August 15, 2016

Is Miss (first name) Less Respectful Than Mrs. (last name)?

Is having your children call an adult by
Miss (first name) disrespectful?
 I have fallen into that trend, which only
becomes a problem for me when characters
like SNL's Mr. Bill become my
mental image of the person in question!
As the start of the school-year is just around the corner, I wanted to re-share this article that was originally published on What are your thoughts on this?

Mrs. Mayrend?”

Standing there, I look astounded, glancing over my shoulder wondering, “who are they speaking to?

Mrs. Mayrend?

It hits me that the Mrs. in question is ME. It’s kind of a weird feeling, but better than being called “Zach or Gabby’s Mom.” But frankly, Mrs. Mayrend is my mother-in-law and hearing the name Mrs. Mayrend makes me feel old. (With no disrespect to my mother-in-law.)

I’m not sure how it began, but several of my neighbors called themselves Miss So-and-so to my children. “Miss Julie would like to know if you’d like to come and play?” they’d ask. So I just fell into line and started referring to myself as Miss Tammy. It wasn’t until I read a friend’s Facebook post where I started to question my choice. He vented that through age and wisdom he’d earned the right of being called Mr. (last name) and dammit he was going to get that respect from his children’s friends!
Maybe my mom was laid back, because she also had several of my closest friends call her Pat. That’s not to say she didn’t go by Mrs. Jex, in fact she did at school and also as my scouting leader. It’s just that I heard her say often enough, “Call me Pat.”
I recognize that a title teaches children to be respectful, so maybe in my convoluted mind I thought, “Well adding Miss before my first name (even though Miss is not accurate as I am married) still allows friends of my children to give me that respect.” It really wasn’t an issue though, until my son began kindergarten.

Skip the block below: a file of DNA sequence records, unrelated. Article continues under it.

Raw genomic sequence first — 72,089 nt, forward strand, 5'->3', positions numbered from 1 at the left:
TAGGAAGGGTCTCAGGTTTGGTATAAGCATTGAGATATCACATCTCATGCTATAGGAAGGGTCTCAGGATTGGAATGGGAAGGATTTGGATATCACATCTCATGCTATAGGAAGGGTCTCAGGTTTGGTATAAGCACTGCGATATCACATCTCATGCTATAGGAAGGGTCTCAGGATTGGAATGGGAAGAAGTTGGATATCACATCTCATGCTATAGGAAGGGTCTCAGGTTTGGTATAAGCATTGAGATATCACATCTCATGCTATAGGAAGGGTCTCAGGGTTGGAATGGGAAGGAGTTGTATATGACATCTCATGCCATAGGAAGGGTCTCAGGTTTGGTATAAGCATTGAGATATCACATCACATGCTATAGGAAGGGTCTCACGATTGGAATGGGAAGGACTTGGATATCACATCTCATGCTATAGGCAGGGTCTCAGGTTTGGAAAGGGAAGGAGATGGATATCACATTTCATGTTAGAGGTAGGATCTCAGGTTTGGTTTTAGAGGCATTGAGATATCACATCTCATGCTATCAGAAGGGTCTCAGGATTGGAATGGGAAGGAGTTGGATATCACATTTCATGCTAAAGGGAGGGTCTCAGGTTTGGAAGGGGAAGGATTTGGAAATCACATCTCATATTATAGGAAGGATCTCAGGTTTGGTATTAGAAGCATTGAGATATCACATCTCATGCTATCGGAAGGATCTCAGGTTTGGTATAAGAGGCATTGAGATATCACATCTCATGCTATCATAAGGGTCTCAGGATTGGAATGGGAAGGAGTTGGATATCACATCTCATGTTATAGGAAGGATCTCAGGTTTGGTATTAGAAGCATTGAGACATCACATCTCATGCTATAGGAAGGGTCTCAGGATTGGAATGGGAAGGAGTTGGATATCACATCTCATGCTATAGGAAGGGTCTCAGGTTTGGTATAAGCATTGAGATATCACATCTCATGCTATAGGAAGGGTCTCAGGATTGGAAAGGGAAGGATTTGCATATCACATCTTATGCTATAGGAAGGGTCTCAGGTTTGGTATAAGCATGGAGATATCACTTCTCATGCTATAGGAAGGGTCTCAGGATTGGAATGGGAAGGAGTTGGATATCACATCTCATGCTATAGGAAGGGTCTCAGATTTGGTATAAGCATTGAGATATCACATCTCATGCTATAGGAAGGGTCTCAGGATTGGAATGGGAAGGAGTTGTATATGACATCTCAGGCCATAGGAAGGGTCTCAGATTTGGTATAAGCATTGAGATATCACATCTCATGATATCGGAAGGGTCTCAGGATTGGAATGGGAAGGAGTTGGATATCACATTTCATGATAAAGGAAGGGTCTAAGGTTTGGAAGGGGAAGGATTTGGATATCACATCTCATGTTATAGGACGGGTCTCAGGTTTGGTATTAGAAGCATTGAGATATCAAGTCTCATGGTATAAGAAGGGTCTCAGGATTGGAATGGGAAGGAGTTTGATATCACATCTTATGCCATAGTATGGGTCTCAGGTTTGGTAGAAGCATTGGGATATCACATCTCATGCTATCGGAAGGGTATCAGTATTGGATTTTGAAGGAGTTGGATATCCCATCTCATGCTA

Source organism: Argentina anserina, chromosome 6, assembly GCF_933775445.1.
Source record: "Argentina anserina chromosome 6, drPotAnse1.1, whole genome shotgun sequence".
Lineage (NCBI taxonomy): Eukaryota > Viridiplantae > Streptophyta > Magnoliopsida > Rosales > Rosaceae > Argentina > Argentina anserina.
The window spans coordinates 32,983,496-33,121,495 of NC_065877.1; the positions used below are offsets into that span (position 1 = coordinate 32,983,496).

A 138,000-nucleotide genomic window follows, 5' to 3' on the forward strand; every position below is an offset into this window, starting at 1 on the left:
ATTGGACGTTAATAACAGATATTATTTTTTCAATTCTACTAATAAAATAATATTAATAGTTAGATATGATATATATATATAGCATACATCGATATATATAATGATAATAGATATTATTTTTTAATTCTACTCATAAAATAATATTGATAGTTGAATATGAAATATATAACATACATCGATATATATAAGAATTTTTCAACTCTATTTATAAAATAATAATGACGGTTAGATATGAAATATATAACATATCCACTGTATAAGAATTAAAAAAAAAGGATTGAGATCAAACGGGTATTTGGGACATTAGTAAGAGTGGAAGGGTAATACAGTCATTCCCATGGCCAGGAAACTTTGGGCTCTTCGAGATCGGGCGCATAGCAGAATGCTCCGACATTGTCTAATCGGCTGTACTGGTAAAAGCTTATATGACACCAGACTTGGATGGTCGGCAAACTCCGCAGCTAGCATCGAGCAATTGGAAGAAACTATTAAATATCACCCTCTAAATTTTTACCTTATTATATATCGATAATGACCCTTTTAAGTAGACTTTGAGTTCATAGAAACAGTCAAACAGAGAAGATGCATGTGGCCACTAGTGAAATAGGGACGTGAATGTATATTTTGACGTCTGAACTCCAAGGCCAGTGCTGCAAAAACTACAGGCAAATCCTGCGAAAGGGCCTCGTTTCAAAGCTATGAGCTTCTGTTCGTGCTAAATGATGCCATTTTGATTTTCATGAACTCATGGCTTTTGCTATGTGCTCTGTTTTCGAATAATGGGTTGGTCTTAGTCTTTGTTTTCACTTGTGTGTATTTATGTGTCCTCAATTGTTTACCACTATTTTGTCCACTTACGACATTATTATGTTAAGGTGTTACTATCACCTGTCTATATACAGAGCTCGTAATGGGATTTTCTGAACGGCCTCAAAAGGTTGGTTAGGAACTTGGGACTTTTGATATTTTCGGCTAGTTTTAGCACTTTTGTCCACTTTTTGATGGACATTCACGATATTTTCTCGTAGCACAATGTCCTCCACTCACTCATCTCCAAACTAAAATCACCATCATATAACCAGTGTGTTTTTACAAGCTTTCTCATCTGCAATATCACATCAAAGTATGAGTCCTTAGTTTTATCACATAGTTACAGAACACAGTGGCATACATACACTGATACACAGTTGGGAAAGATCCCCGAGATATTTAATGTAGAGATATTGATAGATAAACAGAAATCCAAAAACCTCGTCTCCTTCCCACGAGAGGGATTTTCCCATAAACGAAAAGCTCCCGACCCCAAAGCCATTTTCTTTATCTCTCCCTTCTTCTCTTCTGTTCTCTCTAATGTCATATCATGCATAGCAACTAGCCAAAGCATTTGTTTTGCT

It seems it is becoming more common for individuals to change the norm, going by Miss T or Mrs. B. Especially if their names are challenging or possibly just because they want that title. Miss T is my daughter’s teacher, who is married, and Zach’s teacher had a difficult name and must have said at one time that she could be called Mrs. B, because some children did call her that. My son used her full last name, though.
This has been bugging me for quite some time. What am I teaching my children if I allow them to call someone Miss So-and-so? I try asking the parents what they would prefer to be called, and many have responded with Mrs. K or Miss Jenny are fine - unless I am totally missing some hidden resentment signs they are hoping I just “pick up on.” When I coach I go by Coach Tammy, Coach or Coach Mayrend, but why do I NOT like Mrs. Mayrend?
This perplexed me enough that I finally asked friends what their opinions were. Overwhelmingly I was told that to call a married woman anything but Mrs. (last name) would be a grave injustice and not respectful. One friend said she felt very strongly about it being that way, but never said why. Mostly, though, they agreed that calling another adult by anything other than Mrs. (last name) was not respectful. Only two others felt otherwise with one saying she didn’t mind one way or the other and the second saying she’d actually preferred to be called by her first name and not Ms. (last name).
So what do you think? Is it any less respectful to go by Miss (first name)? Does adding any term before the first name add any level of respect?
I’ll admit though, the only time I feel odd about Mr./Miss (first name) is when I hear a name like Bill. It brings a whole different mental image to mind!

No comments:

Post a Comment